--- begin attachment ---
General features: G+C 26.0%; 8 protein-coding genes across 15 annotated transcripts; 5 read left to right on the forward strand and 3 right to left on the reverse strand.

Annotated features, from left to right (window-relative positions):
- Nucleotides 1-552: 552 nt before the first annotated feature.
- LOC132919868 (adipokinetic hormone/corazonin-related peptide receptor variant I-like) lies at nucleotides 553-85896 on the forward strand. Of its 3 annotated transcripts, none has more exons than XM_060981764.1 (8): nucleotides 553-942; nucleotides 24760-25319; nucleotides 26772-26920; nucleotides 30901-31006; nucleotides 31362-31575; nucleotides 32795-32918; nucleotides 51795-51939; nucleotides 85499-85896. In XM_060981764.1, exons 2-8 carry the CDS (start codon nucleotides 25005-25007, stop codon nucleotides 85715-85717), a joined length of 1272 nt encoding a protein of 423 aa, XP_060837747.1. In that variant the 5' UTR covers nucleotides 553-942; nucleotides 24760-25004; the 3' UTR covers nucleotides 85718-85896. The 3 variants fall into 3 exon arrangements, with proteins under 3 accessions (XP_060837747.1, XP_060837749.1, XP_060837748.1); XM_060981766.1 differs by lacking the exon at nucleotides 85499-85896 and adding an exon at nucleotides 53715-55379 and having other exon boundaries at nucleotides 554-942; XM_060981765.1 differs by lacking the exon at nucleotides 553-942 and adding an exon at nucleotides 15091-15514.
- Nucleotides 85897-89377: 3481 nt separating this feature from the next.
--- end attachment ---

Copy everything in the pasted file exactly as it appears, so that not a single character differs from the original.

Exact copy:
General features: G+C 26.0%; 8 protein-coding genes across 15 annotated transcripts; 5 read left to right on the forward strand and 3 right to left on the reverse strand.

Annotated features, from left to right (window-relative positions):
- Nucleotides 1-552: 552 nt before the first annotated feature.
- LOC132919868 (adipokinetic hormone/corazonin-related peptide receptor variant I-like) lies at nucleotides 553-85896 on the forward strand. Of its 3 annotated transcripts, none has more exons than XM_060981764.1 (8): nucleotides 553-942; nucleotides 24760-25319; nucleotides 26772-26920; nucleotides 30901-31006; nucleotides 31362-31575; nucleotides 32795-32918; nucleotides 51795-51939; nucleotides 85499-85896. In XM_060981764.1, exons 2-8 carry the CDS (start codon nucleotides 25005-25007, stop codon nucleotides 85715-85717), a joined length of 1272 nt encoding a protein of 423 aa, XP_060837747.1. In that variant the 5' UTR covers nucleotides 553-942; nucleotides 24760-25004; the 3' UTR covers nucleotides 85718-85896. The 3 variants fall into 3 exon arrangements, with proteins under 3 accessions (XP_060837747.1, XP_060837749.1, XP_060837748.1); XM_060981766.1 differs by lacking the exon at nucleotides 85499-85896 and adding an exon at nucleotides 53715-55379 and having other exon boundaries at nucleotides 554-942; XM_060981765.1 differs by lacking the exon at nucleotides 553-942 and adding an exon at nucleotides 15091-15514.
- Nucleotides 85897-89377: 3481 nt separating this feature from the next.